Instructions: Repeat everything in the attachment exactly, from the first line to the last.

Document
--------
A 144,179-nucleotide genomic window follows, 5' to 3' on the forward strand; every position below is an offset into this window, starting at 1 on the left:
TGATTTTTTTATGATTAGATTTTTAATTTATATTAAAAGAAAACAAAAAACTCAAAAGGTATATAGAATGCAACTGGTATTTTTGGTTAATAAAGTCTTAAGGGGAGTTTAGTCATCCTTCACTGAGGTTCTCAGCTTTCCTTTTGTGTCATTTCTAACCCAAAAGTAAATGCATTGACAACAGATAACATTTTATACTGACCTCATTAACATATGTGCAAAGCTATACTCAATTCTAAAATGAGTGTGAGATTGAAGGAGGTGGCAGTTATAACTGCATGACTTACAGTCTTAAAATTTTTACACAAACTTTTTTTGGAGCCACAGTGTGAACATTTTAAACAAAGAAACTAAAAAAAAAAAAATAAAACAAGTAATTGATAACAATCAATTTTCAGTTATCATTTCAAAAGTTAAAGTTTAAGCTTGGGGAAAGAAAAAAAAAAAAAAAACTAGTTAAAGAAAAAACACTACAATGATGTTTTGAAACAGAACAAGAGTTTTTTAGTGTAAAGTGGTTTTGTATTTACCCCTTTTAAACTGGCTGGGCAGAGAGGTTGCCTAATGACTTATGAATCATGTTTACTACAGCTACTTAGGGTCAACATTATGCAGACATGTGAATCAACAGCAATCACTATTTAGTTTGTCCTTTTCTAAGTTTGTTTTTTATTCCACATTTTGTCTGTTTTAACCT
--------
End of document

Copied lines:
A 144,179-nucleotide genomic window follows, 5' to 3' on the forward strand; every position below is an offset into this window, starting at 1 on the left:
TGATTTTTTTATGATTAGATTTTTAATTTATATTAAAAGAAAACAAAAAACTCAAAAGGTATATAGAATGCAACTGGTATTTTTGGTTAATAAAGTCTTAAGGGGAGTTTAGTCATCCTTCACTGAGGTTCTCAGCTTTCCTTTTGTGTCATTTCTAACCCAAAAGTAAATGCATTGACAACAGATAACATTTTATACTGACCTCATTAACATATGTGCAAAGCTATACTCAATTCTAAAATGAGTGTGAGATTGAAGGAGGTGGCAGTTATAACTGCATGACTTACAGTCTTAAAATTTTTACACAAACTTTTTTTGGAGCCACAGTGTGAACATTTTAAACAAAGAAACTAAAAAAAAAAAAATAAAACAAGTAATTGATAACAATCAATTTTCAGTTATCATTTCAAAAGTTAAAGTTTAAGCTTGGGGAAAGAAAAAAAAAAAAAAAACTAGTTAAAGAAAAAACACTACAATGATGTTTTGAAACAGAACAAGAGTTTTTTAGTGTAAAGTGGTTTTGTATTTACCCCTTTTAAACTGGCTGGGCAGAGAGGTTGCCTAATGACTTATGAATCATGTTTACTACAGCTACTTAGGGTCAACATTATGCAGACATGTGAATCAACAGCAATCACTATTTAGTTTGTCCTTTTCTAAGTTTGTTTTTTATTCCACATTTTGTCTGTTTTAACCT